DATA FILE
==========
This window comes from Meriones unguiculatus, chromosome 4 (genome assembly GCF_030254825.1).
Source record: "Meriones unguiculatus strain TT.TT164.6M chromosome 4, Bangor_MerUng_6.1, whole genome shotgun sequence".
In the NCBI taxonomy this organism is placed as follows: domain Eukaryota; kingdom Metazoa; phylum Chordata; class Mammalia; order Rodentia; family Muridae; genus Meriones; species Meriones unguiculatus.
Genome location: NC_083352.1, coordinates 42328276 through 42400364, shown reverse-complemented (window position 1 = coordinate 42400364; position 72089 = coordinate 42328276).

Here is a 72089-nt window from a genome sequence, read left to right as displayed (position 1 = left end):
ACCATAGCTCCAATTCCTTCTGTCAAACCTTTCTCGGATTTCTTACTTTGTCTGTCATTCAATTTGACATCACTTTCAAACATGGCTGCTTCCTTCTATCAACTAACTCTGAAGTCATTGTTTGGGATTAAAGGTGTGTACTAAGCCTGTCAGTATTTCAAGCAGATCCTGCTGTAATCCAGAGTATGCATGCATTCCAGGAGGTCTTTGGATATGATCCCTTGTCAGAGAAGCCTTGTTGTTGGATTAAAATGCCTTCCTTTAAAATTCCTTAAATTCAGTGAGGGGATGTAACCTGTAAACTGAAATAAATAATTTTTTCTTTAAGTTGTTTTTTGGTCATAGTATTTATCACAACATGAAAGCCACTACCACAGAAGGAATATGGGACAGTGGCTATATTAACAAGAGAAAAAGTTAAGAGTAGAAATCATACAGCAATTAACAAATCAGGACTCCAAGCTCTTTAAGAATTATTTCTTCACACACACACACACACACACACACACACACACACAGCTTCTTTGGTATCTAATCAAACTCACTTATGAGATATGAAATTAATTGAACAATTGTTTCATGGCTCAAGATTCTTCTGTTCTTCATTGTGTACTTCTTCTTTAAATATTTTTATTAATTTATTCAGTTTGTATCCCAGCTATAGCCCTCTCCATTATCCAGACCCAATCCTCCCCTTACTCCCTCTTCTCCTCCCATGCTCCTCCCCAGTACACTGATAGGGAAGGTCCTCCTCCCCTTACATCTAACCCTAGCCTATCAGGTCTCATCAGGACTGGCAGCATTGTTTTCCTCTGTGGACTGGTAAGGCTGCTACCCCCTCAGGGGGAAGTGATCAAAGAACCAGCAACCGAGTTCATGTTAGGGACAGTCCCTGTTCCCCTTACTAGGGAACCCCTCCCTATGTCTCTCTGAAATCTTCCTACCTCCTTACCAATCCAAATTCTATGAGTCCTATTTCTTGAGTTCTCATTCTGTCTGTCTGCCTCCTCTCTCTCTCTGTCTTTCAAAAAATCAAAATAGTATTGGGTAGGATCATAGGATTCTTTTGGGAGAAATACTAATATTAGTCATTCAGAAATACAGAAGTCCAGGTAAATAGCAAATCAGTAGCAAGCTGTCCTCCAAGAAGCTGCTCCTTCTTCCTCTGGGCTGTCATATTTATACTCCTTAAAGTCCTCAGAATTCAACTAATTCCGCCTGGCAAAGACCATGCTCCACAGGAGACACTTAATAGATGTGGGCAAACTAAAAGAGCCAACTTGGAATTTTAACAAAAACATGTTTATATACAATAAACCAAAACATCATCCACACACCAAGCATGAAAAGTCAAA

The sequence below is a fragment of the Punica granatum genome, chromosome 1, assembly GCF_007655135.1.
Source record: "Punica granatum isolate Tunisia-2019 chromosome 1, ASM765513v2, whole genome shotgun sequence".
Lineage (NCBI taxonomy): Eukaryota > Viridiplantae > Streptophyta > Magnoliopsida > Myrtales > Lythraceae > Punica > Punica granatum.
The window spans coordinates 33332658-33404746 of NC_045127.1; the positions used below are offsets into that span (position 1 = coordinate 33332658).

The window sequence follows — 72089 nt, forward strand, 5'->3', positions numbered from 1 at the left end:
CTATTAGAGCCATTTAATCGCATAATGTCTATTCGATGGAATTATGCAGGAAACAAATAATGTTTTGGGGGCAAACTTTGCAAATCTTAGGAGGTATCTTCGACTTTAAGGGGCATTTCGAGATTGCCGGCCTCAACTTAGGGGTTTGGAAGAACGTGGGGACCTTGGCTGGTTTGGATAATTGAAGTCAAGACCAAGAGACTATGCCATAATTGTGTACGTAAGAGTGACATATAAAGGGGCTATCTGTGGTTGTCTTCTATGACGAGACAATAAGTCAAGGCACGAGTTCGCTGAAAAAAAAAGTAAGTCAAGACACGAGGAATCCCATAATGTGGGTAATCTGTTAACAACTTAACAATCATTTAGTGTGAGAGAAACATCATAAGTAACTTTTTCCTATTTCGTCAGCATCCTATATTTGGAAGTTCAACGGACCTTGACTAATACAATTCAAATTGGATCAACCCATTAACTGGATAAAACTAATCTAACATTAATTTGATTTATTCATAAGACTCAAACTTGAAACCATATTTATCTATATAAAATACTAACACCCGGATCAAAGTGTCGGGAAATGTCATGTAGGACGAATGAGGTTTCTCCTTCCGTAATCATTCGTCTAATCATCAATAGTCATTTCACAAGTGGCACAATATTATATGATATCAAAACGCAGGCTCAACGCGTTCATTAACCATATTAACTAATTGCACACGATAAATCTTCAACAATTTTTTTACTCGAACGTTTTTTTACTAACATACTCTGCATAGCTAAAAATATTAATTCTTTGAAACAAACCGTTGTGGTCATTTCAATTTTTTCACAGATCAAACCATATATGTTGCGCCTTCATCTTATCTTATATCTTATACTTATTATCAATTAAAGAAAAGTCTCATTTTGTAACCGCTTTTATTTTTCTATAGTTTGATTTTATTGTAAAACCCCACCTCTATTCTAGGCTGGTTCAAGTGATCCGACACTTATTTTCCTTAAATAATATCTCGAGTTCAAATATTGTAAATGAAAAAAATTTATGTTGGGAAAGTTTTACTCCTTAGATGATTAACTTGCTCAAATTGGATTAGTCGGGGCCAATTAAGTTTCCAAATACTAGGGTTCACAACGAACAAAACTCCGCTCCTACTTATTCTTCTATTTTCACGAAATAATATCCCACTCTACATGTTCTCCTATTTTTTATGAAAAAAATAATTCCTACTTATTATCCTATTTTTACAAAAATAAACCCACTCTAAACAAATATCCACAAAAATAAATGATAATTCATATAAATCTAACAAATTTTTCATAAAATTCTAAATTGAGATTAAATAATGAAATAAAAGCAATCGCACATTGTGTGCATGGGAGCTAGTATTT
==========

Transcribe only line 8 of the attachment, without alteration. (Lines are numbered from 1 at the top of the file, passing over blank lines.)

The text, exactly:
Source record: "Punica granatum isolate Tunisia-2019 chromosome 1, ASM765513v2, whole genome shotgun sequence".